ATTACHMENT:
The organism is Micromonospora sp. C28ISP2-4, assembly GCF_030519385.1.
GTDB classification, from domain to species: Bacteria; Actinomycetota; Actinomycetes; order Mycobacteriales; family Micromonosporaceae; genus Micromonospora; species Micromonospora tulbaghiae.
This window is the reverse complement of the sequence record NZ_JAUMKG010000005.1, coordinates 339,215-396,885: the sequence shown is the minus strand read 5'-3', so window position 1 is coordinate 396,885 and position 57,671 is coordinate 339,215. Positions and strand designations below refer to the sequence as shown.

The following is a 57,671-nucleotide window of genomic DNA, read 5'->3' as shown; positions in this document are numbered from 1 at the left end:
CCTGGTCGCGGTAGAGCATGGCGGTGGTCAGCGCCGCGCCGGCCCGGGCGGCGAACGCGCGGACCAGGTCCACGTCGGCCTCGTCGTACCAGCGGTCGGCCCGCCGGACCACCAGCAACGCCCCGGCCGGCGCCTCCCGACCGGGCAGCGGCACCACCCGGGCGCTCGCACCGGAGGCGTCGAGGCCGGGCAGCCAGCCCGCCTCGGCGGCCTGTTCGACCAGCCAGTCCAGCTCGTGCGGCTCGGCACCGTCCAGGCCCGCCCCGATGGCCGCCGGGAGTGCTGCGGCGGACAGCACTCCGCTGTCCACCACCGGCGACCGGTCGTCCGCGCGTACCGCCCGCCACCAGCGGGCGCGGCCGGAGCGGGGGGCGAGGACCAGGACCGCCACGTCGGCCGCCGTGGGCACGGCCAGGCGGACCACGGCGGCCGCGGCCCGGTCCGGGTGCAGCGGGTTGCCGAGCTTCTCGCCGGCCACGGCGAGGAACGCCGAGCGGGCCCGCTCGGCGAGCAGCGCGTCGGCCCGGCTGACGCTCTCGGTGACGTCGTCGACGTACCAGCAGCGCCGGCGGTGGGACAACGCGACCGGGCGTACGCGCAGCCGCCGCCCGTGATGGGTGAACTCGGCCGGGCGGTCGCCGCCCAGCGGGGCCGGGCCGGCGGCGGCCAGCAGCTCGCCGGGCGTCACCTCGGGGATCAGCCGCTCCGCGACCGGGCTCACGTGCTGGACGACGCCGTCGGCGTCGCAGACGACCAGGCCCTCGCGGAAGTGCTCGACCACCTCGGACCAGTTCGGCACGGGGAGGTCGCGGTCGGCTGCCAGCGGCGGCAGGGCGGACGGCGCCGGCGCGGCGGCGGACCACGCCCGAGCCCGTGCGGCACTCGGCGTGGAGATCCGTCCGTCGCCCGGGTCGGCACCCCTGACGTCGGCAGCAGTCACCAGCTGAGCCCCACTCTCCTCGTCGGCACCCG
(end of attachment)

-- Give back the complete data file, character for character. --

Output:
The organism is Micromonospora sp. C28ISP2-4, assembly GCF_030519385.1.
GTDB classification, from domain to species: Bacteria; Actinomycetota; Actinomycetes; order Mycobacteriales; family Micromonosporaceae; genus Micromonospora; species Micromonospora tulbaghiae.
This window is the reverse complement of the sequence record NZ_JAUMKG010000005.1, coordinates 339,215-396,885: the sequence shown is the minus strand read 5'-3', so window position 1 is coordinate 396,885 and position 57,671 is coordinate 339,215. Positions and strand designations below refer to the sequence as shown.

The following is a 57,671-nucleotide window of genomic DNA, read 5'->3' as shown; positions in this document are numbered from 1 at the left end:
CCTGGTCGCGGTAGAGCATGGCGGTGGTCAGCGCCGCGCCGGCCCGGGCGGCGAACGCGCGGACCAGGTCCACGTCGGCCTCGTCGTACCAGCGGTCGGCCCGCCGGACCACCAGCAACGCCCCGGCCGGCGCCTCCCGACCGGGCAGCGGCACCACCCGGGCGCTCGCACCGGAGGCGTCGAGGCCGGGCAGCCAGCCCGCCTCGGCGGCCTGTTCGACCAGCCAGTCCAGCTCGTGCGGCTCGGCACCGTCCAGGCCCGCCCCGATGGCCGCCGGGAGTGCTGCGGCGGACAGCACTCCGCTGTCCACCACCGGCGACCGGTCGTCCGCGCGTACCGCCCGCCACCAGCGGGCGCGGCCGGAGCGGGGGGCGAGGACCAGGACCGCCACGTCGGCCGCCGTGGGCACGGCCAGGCGGACCACGGCGGCCGCGGCCCGGTCCGGGTGCAGCGGGTTGCCGAGCTTCTCGCCGGCCACGGCGAGGAACGCCGAGCGGGCCCGCTCGGCGAGCAGCGCGTCGGCCCGGCTGACGCTCTCGGTGACGTCGTCGACGTACCAGCAGCGCCGGCGGTGGGACAACGCGACCGGGCGTACGCGCAGCCGCCGCCCGTGATGGGTGAACTCGGCCGGGCGGTCGCCGCCCAGCGGGGCCGGGCCGGCGGCGGCCAGCAGCTCGCCGGGCGTCACCTCGGGGATCAGCCGCTCCGCGACCGGGCTCACGTGCTGGACGACGCCGTCGGCGTCGCAGACGACCAGGCCCTCGCGGAAGTGCTCGACCACCTCGGACCAGTTCGGCACGGGGAGGTCGCGGTCGGCTGCCAGCGGCGGCAGGGCGGACGGCGCCGGCGCGGCGGCGGACCACGCCCGAGCCCGTGCGGCACTCGGCGTGGAGATCCGTCCGTCGCCCGGGTCGGCACCCCTGACGTCGGCAGCAGTCACCAGCTGAGCCCCACTCTCCTCGTCGGCACCCG